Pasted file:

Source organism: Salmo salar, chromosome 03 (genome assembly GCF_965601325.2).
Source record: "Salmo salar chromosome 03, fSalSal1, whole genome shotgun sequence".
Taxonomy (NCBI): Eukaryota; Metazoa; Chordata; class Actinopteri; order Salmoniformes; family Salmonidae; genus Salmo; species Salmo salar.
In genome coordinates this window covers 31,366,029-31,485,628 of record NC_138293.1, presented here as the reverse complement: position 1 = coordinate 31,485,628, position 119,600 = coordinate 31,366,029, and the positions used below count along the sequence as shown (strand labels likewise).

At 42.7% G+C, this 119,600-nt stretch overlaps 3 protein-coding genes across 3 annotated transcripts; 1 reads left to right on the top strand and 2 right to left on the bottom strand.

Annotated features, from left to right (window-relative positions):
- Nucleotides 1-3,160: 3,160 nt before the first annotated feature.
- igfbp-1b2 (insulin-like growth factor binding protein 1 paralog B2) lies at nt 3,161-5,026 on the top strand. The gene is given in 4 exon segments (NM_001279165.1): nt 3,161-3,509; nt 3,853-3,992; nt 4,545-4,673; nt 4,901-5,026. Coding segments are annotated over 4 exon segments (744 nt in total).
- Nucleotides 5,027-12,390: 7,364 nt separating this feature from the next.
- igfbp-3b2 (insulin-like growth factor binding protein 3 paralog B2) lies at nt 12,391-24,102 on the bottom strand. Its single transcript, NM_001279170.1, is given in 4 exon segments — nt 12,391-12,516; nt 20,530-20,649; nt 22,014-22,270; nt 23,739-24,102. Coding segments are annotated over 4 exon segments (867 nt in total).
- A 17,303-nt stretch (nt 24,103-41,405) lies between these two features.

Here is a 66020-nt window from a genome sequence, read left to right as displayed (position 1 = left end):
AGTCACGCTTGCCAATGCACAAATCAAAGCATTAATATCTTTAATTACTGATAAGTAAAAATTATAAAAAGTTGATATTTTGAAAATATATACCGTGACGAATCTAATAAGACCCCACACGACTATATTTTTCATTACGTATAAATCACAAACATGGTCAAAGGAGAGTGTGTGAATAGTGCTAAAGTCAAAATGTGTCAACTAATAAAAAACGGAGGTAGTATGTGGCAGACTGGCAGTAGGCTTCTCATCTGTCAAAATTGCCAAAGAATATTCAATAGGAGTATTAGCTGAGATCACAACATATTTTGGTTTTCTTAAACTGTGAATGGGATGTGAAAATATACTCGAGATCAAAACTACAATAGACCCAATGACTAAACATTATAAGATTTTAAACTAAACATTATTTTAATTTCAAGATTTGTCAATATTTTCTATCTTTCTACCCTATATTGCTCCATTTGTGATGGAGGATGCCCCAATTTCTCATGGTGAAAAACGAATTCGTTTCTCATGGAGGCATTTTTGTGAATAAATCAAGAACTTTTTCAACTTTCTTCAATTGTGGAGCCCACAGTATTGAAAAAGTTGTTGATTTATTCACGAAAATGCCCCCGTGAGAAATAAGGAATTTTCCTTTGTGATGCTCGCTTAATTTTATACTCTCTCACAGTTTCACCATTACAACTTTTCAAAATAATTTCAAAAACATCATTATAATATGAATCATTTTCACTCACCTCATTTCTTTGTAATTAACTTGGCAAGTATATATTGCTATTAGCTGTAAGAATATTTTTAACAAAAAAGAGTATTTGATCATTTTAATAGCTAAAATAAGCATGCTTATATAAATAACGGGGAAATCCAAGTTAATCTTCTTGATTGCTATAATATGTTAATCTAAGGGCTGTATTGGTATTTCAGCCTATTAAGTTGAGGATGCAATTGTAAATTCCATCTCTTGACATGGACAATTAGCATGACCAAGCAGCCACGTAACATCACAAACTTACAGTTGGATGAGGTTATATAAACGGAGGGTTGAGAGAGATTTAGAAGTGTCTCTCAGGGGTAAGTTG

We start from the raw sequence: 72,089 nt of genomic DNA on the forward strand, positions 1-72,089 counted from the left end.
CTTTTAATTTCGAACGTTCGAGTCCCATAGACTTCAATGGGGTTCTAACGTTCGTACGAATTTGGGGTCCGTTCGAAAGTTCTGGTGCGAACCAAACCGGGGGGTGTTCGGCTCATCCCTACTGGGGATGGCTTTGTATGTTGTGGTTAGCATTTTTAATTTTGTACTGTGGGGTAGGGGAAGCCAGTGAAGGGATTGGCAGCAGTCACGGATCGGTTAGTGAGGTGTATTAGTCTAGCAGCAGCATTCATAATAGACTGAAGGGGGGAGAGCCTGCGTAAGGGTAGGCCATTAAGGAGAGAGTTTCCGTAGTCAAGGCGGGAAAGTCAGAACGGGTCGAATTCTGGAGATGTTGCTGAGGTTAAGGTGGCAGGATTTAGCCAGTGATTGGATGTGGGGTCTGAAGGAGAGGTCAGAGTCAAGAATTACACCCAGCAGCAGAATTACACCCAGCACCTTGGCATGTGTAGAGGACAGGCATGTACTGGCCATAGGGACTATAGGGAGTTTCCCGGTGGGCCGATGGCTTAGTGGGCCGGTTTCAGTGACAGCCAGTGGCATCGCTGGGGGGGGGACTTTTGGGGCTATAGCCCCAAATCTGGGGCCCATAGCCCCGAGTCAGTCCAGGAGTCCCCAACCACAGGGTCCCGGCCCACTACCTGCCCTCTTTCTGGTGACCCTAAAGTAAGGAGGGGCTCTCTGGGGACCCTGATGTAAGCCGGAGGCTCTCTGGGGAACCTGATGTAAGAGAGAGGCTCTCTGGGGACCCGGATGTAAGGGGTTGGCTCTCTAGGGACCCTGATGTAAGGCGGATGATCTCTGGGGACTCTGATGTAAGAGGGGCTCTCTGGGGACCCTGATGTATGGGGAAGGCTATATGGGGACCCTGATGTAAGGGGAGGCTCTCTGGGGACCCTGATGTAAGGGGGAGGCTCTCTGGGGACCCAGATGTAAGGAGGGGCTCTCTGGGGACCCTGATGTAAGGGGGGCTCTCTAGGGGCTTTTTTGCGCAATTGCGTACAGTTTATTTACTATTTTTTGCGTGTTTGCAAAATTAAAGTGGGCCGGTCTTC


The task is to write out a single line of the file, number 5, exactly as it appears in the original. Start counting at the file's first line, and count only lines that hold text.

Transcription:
At 42.7% G+C, this 119,600-nt stretch overlaps 3 protein-coding genes across 3 annotated transcripts; 1 reads left to right on the top strand and 2 right to left on the bottom strand.